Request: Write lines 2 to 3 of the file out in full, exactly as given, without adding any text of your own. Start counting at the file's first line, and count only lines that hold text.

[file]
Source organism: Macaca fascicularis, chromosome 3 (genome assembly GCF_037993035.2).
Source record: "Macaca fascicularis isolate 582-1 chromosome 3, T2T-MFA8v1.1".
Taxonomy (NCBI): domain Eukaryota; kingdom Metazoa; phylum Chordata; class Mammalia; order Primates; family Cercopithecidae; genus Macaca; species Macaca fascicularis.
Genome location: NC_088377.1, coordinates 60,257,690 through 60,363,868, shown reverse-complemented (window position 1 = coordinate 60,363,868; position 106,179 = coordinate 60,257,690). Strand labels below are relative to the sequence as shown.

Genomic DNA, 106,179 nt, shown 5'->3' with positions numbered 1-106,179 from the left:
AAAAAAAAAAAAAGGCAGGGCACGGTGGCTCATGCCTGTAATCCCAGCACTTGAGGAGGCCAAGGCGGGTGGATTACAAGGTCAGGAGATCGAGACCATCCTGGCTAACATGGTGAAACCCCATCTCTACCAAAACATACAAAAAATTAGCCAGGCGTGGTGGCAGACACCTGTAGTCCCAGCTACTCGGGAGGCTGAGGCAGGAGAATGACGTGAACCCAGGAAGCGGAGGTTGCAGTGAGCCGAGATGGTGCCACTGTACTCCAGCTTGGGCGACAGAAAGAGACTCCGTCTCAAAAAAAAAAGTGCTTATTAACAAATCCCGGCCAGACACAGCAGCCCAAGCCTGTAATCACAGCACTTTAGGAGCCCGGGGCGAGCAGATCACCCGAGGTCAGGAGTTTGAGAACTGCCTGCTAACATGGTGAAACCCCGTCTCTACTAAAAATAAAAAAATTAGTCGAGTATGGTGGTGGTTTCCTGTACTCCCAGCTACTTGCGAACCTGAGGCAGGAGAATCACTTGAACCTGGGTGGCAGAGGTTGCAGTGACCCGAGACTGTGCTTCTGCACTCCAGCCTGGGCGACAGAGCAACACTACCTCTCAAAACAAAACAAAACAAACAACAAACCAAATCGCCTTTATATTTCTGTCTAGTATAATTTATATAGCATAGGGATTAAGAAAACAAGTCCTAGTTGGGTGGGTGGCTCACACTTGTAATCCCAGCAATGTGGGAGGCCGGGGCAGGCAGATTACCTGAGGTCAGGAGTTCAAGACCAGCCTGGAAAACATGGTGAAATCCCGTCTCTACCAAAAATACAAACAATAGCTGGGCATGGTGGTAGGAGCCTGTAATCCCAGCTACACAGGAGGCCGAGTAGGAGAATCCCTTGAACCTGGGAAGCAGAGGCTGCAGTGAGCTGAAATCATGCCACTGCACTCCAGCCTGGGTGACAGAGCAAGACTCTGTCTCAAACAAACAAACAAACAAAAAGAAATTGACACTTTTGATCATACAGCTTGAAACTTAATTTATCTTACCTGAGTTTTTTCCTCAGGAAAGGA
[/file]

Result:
Source record: "Macaca fascicularis isolate 582-1 chromosome 3, T2T-MFA8v1.1".
Taxonomy (NCBI): domain Eukaryota; kingdom Metazoa; phylum Chordata; class Mammalia; order Primates; family Cercopithecidae; genus Macaca; species Macaca fascicularis.